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The behavioural ecology and population dynamics of a cryptic groundâdwelling mammal in an urban Australian landscape
- FITZGIBBON, SEAN I., WILSON, ROBBIE S., GOLDIZEN, ANNE W.
- Austral ecology 2011 v.36 no.6 pp. 722-732
- Isoodon, foraging, grasses, grasslands, habitat destruction, habitat fragmentation, habitats, landscapes, mammals, monitoring, population density, population dynamics, radio, radio telemetry, reproductive performance, shrublands, urbanization, weeds, wildlife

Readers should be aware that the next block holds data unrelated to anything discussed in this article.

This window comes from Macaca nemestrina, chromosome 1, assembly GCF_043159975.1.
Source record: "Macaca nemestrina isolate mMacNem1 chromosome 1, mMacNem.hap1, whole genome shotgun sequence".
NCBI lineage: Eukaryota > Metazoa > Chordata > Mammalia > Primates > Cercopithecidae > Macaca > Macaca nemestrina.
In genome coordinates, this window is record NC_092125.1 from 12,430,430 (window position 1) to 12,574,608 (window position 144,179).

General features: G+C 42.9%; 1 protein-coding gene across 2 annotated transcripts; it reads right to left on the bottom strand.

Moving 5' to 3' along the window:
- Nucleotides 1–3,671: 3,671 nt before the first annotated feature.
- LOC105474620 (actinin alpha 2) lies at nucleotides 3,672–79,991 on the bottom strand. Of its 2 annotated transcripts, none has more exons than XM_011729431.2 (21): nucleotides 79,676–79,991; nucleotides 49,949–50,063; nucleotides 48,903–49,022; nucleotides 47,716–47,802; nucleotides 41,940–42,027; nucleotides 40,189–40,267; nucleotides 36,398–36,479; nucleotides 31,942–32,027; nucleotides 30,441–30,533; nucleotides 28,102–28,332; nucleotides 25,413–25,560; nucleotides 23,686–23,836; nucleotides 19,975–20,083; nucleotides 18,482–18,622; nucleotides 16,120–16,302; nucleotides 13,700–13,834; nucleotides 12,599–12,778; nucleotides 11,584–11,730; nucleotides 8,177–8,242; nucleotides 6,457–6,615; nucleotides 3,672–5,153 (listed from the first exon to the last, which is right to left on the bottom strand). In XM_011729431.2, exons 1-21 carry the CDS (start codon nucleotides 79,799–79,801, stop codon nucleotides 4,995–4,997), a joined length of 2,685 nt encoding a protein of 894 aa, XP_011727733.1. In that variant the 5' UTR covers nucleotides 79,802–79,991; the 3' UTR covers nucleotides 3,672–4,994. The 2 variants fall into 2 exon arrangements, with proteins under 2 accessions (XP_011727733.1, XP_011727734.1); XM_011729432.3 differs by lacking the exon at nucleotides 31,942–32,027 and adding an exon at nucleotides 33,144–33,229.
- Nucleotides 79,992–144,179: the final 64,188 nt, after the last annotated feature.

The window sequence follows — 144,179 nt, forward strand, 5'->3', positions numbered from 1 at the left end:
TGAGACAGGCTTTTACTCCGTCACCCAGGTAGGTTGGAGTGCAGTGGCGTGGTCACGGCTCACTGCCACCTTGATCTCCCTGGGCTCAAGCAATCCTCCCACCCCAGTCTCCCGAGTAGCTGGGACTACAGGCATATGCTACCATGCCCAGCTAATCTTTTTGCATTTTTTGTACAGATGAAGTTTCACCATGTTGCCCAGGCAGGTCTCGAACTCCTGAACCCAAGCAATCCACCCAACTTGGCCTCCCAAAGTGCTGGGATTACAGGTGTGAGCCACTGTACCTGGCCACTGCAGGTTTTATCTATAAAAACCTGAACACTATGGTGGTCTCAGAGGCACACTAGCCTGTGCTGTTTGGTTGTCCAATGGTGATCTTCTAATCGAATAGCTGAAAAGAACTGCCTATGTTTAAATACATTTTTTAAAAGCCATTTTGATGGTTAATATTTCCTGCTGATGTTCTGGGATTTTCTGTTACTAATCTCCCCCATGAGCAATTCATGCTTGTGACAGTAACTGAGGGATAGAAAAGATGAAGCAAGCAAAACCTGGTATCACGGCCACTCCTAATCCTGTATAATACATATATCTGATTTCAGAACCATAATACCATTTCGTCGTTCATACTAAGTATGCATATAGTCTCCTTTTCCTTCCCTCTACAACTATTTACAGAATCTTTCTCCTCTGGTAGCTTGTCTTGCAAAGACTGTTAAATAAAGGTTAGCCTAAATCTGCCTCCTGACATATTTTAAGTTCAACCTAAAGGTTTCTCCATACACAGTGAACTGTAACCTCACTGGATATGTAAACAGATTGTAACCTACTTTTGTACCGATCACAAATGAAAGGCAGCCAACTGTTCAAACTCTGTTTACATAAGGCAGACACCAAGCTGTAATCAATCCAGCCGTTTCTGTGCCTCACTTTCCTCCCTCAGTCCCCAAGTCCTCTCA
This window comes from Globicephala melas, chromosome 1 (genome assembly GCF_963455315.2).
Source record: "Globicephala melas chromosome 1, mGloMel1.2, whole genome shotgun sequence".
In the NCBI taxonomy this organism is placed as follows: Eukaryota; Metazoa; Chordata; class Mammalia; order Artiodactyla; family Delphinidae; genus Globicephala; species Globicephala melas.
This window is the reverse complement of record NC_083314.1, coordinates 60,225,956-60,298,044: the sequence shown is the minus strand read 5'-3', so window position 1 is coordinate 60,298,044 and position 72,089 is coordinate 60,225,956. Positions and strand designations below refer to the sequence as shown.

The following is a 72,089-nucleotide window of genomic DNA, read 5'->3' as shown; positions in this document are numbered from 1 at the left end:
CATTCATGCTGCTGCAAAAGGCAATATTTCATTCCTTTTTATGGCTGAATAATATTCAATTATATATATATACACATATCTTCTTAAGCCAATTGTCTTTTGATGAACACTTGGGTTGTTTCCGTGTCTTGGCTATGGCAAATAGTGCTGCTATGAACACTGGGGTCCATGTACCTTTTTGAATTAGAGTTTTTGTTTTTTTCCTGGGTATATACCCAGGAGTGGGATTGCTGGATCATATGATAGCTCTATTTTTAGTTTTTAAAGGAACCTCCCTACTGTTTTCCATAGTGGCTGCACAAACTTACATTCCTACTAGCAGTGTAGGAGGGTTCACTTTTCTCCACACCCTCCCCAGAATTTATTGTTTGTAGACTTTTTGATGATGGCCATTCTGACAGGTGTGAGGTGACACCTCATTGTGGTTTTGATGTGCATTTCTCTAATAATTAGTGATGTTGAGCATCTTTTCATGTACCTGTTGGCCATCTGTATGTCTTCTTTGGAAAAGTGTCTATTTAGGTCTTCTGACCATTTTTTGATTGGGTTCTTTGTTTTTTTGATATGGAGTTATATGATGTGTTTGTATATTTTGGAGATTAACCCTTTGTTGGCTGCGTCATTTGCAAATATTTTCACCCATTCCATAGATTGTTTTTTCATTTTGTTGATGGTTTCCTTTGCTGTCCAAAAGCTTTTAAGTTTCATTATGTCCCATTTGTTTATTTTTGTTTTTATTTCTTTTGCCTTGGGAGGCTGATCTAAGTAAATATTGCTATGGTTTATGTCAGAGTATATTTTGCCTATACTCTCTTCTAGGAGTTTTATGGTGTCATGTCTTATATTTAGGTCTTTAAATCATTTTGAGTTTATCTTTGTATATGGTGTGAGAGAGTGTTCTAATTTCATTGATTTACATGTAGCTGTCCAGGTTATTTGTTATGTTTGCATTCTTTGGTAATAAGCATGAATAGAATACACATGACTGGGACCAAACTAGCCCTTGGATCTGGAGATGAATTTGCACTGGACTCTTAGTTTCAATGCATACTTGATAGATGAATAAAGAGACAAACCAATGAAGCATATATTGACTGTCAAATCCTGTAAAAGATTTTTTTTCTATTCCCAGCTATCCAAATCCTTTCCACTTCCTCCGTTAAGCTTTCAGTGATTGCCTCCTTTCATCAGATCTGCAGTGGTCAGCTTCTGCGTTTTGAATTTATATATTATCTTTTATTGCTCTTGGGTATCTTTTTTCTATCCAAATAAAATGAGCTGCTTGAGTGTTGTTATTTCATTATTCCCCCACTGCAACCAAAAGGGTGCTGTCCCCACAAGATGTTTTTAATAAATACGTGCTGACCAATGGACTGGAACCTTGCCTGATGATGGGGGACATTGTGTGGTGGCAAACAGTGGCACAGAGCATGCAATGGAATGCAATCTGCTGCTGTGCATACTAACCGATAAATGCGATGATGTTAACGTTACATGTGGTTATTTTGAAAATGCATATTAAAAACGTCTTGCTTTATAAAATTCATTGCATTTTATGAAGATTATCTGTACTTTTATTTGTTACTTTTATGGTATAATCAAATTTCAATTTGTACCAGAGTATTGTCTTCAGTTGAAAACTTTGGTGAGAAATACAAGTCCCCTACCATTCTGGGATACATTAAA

- Urbanization results in widespread habitat loss and fragmentation and generally has a negative impact upon native wildlife, in particular groundâdwelling mammals. The northern brown bandicoot (Isoodon macrourus; Marsupialia: Peramelidae) is one of relatively few native Australian groundâdwelling mammals that is able to survive within urbanized landscapes. As a consequence of extensive clearing and urban development within the city of Brisbane, bandicoots are now restricted to the mostly small (<10âha) bushland fragments scattered across the city landscape. Our study examined the behavioural ecology of northern brown bandicoots within habitat fragments located on a major creekâline, using markârecapture population monitoring and radio telemetry. Bandicoots at monitored sites were found to occur at high densities (typically one individualâhaâ1), although oneâthird of the populations were transient. Radio tracking revealed that bandicoots had relatively small home ranges (mean 1.5âÂ±â0.2âha) comprised largely of bushland/grassland with dense, often weedâinfested ground cover. Bandicoots sheltered by day in these densely covered areas and also spent most time foraging there at night, although they occasionally ventured small distances to forage in adjacent maintained parklands and residential lawns. We suggest that introduced tall grasses and other weeds contribute to high habitat quality within riparian habitat fragments and facilitate the persistence of high density populations, comprised of individuals with small home ranges. The generalized dietary and habitat requirements of northern brown bandicoots, as well as a high reproductive output, undoubtedly facilitate the survival of the species in urban habitat fragments. Further research is required on other native mammal species in urbanized landscapes to gain a greater understanding of how best to conserve wildlife in these heavily modified environments.